top of page

Smart Speakers Are A Podcast Listening Option.

Podcasters are probably not spending much time thinking about what was under the Christmas tree last year, but it is what was not there that likely matters more anyhow. The latest data from Edison Research shows the number of smart speakers in use grew only slightly during the fourth quarter. It says 41% of Americans surveyed during Q4 said they owned a smart speaker. That was up only a tad from the third quarter, as data released by Cumulus Media shows smart speaker ownership gains have slowed considerably.

Edison data shows smart speakers are still seeing more users: the fourth quarter figure was up eight percent from a year earlier. But there was no holiday gift-giving “pop” for the devices in either 2021 or 2022. That compares to the period from 2017 to 2019 when smart speaker ownership soared from 7% to 33%.

Liz Mayer, Insights Manager at Cumulus Media and Westwood One, says that while forecasters initially predicted a significant number of use cases for smart speakers, that outlook may have been overly optimistic. “Perhaps ownership rates have stalled due to limited consumer applications besides playing music and answering simple questions,” she says. “Since smart speakers are inherently at-home devices, consumer interest and attention might be more focused on out-of-home activities in the post-pandemic era,” Mayer says in a blog post.

The latest data shows the gains smart speakers are having are among older Americans. Edison says the rate of ownership doubled to 26% between Q4 2018 and Q4 2022 among people aged 55 and older. That compares to an 88% growth rate for 13 to 34 year olds, who may be more focused on the latest mobile phone than smart speaker.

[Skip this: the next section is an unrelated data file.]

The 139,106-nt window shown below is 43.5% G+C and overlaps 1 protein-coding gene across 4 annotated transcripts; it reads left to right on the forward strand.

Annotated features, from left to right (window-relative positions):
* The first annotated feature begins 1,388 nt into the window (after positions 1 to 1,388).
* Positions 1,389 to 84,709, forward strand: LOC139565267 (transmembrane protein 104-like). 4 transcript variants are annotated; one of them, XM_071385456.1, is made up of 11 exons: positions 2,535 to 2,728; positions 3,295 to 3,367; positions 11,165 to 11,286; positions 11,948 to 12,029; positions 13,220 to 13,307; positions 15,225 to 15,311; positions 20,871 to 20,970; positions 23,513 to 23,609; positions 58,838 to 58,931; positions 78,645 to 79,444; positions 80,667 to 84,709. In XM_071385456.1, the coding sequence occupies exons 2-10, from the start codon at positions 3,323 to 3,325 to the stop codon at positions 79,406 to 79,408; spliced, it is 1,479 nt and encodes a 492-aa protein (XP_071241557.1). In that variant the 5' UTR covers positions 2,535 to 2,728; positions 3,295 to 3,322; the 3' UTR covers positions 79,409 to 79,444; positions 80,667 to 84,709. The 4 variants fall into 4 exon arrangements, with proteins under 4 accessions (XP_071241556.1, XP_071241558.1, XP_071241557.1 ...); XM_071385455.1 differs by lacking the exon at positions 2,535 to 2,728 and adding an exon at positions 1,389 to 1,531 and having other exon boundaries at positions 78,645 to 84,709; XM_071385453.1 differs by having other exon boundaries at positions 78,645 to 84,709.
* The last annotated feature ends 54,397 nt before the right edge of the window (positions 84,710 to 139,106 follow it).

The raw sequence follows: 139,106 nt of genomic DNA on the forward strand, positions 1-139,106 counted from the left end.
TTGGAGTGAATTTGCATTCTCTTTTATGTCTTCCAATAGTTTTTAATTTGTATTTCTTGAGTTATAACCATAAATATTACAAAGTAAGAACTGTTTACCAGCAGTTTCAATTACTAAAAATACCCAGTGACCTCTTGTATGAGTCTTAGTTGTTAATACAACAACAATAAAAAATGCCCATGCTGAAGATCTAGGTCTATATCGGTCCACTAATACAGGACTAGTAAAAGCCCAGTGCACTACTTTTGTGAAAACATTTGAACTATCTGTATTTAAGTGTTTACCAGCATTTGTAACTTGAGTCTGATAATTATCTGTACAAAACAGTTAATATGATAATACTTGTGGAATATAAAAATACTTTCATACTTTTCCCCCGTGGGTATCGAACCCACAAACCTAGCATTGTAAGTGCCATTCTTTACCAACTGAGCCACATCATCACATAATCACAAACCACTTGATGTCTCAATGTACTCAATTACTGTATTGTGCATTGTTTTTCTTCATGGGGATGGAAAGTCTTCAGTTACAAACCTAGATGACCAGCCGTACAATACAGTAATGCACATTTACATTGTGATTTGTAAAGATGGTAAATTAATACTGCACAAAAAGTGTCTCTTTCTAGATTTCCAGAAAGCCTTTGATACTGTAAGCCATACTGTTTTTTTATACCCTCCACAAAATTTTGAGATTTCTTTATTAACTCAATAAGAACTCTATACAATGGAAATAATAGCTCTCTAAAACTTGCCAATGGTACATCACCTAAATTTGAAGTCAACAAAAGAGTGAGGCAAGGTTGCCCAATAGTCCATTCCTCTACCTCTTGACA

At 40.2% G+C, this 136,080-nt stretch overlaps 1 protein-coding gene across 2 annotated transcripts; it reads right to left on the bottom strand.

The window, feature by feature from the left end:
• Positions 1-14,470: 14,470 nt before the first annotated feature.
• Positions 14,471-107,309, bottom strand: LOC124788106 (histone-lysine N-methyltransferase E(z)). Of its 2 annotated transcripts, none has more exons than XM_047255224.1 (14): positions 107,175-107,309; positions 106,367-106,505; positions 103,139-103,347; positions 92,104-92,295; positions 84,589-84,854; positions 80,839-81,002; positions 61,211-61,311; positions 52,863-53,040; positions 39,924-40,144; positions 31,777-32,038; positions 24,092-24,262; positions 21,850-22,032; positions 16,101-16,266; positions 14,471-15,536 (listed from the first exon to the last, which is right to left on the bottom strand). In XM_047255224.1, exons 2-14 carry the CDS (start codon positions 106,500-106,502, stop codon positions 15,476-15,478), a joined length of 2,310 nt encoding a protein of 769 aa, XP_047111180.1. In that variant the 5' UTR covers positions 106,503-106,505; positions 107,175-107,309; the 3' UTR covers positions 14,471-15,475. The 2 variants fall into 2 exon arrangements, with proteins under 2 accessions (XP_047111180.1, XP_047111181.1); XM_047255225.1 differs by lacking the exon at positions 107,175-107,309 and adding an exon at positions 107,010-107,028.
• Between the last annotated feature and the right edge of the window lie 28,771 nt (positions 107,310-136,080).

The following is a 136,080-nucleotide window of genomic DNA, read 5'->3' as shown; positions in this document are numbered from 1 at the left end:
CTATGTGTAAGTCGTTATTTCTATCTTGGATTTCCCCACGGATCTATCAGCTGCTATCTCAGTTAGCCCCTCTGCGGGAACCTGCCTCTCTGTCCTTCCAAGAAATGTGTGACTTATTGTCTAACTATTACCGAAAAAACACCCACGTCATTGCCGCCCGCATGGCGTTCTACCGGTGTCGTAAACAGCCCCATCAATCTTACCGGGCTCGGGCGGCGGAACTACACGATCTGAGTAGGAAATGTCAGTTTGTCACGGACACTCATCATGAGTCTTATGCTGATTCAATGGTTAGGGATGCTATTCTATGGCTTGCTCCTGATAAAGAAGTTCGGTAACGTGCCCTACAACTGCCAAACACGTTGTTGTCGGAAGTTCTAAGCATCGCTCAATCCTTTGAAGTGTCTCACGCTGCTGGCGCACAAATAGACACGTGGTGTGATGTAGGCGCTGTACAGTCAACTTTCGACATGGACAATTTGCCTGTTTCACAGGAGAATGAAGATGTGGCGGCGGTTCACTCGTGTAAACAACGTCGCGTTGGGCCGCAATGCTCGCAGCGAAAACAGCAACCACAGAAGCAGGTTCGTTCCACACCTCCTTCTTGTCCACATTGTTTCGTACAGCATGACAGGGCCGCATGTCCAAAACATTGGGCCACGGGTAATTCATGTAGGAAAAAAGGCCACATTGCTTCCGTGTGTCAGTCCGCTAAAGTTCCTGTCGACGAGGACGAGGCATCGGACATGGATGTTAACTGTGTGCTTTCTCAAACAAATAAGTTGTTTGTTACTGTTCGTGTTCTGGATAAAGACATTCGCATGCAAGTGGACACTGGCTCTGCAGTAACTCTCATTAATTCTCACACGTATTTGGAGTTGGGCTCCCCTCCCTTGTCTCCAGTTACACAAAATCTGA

The rate was higher among 35- to 54-year-olds, which Edison tracked a 96% growth rate for ownership of the devices during the four-year period. Yet there may also be a ceiling for interest in smart speakers. Edison says about half (47%) of 13- to 54-year-olds own one.

“Only one in four Americans over the age of 55 own a smart speaker, perhaps due to limited perceived benefits,” Mayer says.

The latest Edison Share of Ear data, also made public by Cumulus, shows that a quarter (26%) of the ad-supported audio time on smart speakers goes to podcasts. That puts on-demand audio second only to AM/FM radio, which captures more than a third (36%) of the ad-supported audio time on smart speakers.

Despite the slower growth rate, Mayer says that smart speakers remain “vital” to AM/FM since they are now more likely to be the only radio device inside the home. Edison’s 2022 Infinite Dial study revealed that 40% of smart speaker owners do not have a radio in their home, which was up from 28% in 2018. “It is impressive that in five years, over a quarter of total AM/FM radio streaming is now occurring via smart speakers,” she writes.

Mayer says Cumulus Media has seen first-hand growth in how important smart speakers are to its streaming success. Nearly a third (32%) of all streaming to its more than 400 radio stations during February went to a smart speaker. That is up 168% from February 2019.

Even so, Triton Digital reports the proportion of total U.S. AM/FM radio streaming occurring through a smart speaker is also no longer growing at the pace in has been during the past few years. During the past two years, AM/FM radio streaming via smart speaker has grown slightly, rising from 23% to 26%.

For all their popularity, the data shows smart speakers still have a greater reach in to homes in larger cities. Mayer points out that in the top 10 DMAs, smart speaker ownership is 12% more likely than average according to Nielsen Scarborough. In markets 51 and smaller, ownership is 20% less likely. Salt Lake City had the highest rate of smart speaker ownership. There, people were 47% more likely to own one, with higher than average rates also in Austin, Chicago, Dallas and Indianapolis.

9 views0 comments


bottom of page